Timmons said these regulations are designed in part to make sure pedestrians can safely walk across crosswalks and visitors can get into and out of their cars without hitting a sidewalk sign.

During a July 15 City Council meeting, Councilwoman Michelle Sandoval, chair of the Special Projects Committee, said the committee thought it best to avoid trying to regulate any aspects other than the placement of signs or free-speech displays on city sidewalks and in parks, and wanted to be “as least restrictive as possible.”

The ordinances also would allow police to issue citations to individuals who do not comply with the placement rules, though a verbal warning must be given first.

Although Osho criticizes the city proposal, he intends to follow the letter of any law that is passed, he said.

Osho's real name is Erik Olson, but he changed it after a 17-year career on Wall Street because “I wanted to get away from the Wall Street mentality.”

He began displaying signs on Southern California beaches in 1994.

Two years later, he had about 20 signs in his display. His collection has since grown to 40, but he usually uses about 20 at a time.

He finances the operation with a combination of disability checks and profits from a meditation center he operates in Port Townsend.

He moved to Port Townsend in 2007 because of its open-mindedness and, for what he wanted to do, good weather and large numbers of people who pass through, he said.

He said his selection of Port Townsend had nothing to do with the fact that he was born in the town. His mother took him to another location when he was 3 months old.

This connection has helped in at least one aspect of his operation, as the American Legion has allowed him to store his signs at the hall because his aunt, Emily Anderson, was a former director.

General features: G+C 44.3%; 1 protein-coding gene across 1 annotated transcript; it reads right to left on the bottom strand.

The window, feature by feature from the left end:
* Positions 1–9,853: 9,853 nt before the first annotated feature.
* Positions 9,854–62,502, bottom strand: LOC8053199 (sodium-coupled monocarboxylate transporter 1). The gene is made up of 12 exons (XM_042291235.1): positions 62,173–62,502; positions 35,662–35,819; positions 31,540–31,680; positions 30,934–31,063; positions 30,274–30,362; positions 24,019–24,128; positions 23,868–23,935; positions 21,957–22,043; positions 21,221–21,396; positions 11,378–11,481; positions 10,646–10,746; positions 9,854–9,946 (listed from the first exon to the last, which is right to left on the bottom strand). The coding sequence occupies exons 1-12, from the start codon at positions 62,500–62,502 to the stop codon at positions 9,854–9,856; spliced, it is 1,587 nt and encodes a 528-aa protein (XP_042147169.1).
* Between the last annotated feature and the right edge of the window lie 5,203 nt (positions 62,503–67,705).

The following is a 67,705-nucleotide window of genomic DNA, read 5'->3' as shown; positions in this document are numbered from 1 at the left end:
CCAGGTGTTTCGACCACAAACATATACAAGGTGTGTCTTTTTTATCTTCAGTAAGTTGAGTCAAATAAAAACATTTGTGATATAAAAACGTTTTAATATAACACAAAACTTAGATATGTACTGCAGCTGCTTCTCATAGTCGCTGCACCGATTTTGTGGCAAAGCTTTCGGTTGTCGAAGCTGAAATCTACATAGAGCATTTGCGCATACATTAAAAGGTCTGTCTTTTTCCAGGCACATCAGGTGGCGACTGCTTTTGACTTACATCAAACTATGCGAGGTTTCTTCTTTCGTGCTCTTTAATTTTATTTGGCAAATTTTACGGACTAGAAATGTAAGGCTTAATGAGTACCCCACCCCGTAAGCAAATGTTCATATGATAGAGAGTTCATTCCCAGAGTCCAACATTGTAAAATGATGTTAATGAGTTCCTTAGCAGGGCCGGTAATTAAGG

He handwrites the signs in magic marker, but the messages originate on his computer and are viewable on his blog,, which touts “spiritual free speech.”

Osho said the purpose of the signs is to provoke discussion and cause controversy.

He said people who disagree with him may attempt to edit or change the signs, but he gets positive feedback “from 98 out of 100 people who pass by.”

“I think the council is being shortsighted,” Osho said of the proposed regulation.

“They should be happy that I'm here. They should be happy they were picked and should buy me a new flag at the very least.”


Jefferson County Editor Charlie Bermant can be reached at 360-385-2335 or

Reporter Jeremy Schwartz can be reached at 360-452-2345, ext. 5074 or

Last modified: July 27. 2013 6:35PM
Reader Comments
Local Business
Friends to Follow

To register a complaint about a comment, email and refer to the article and offending comment, or click here: REPORT ABUSE. comments are subject to the User Policy.

From the PDN:

All materials Copyright © 2017 Black Press Ltd./Sound Publishing Inc. • Terms of UsePrivacy PolicyAssociated Press Privacy PolicyAssociated Press Terms of UseContact Us